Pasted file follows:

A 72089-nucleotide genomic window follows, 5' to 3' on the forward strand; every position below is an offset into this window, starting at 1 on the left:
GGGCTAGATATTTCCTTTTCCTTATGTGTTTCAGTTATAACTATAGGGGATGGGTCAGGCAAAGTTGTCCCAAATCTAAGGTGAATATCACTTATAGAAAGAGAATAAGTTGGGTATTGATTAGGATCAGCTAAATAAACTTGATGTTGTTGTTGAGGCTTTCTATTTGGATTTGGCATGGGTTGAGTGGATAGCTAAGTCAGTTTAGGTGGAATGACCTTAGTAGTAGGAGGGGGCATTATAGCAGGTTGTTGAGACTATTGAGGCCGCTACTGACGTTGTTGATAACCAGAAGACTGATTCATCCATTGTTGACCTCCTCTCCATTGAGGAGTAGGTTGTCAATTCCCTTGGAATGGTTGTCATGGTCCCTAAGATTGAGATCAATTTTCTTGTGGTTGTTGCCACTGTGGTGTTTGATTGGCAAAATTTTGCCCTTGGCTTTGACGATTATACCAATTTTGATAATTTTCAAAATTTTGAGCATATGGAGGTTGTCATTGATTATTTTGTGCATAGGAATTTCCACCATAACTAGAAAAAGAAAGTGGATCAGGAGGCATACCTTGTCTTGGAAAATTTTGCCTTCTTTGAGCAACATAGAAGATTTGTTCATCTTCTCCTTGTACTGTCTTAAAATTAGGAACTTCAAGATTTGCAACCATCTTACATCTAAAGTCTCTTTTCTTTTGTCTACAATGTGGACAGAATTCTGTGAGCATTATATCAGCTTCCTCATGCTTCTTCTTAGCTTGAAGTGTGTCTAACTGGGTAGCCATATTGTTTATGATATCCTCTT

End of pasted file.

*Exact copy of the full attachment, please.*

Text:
A 72089-nucleotide genomic window follows, 5' to 3' on the forward strand; every position below is an offset into this window, starting at 1 on the left:
GGGCTAGATATTTCCTTTTCCTTATGTGTTTCAGTTATAACTATAGGGGATGGGTCAGGCAAAGTTGTCCCAAATCTAAGGTGAATATCACTTATAGAAAGAGAATAAGTTGGGTATTGATTAGGATCAGCTAAATAAACTTGATGTTGTTGTTGAGGCTTTCTATTTGGATTTGGCATGGGTTGAGTGGATAGCTAAGTCAGTTTAGGTGGAATGACCTTAGTAGTAGGAGGGGGCATTATAGCAGGTTGTTGAGACTATTGAGGCCGCTACTGACGTTGTTGATAACCAGAAGACTGATTCATCCATTGTTGACCTCCTCTCCATTGAGGAGTAGGTTGTCAATTCCCTTGGAATGGTTGTCATGGTCCCTAAGATTGAGATCAATTTTCTTGTGGTTGTTGCCACTGTGGTGTTTGATTGGCAAAATTTTGCCCTTGGCTTTGACGATTATACCAATTTTGATAATTTTCAAAATTTTGAGCATATGGAGGTTGTCATTGATTATTTTGTGCATAGGAATTTCCACCATAACTAGAAAAAGAAAGTGGATCAGGAGGCATACCTTGTCTTGGAAAATTTTGCCTTCTTTGAGCAACATAGAAGATTTGTTCATCTTCTCCTTGTACTGTCTTAAAATTAGGAACTTCAAGATTTGCAACCATCTTACATCTAAAGTCTCTTTTCTTTTGTCTACAATGTGGACAGAATTCTGTGAGCATTATATCAGCTTCCTCATGCTTCTTCTTAGCTTGAAGTGTGTCTAACTGGGTAGCCATATTGTTTATGATATCCTCTT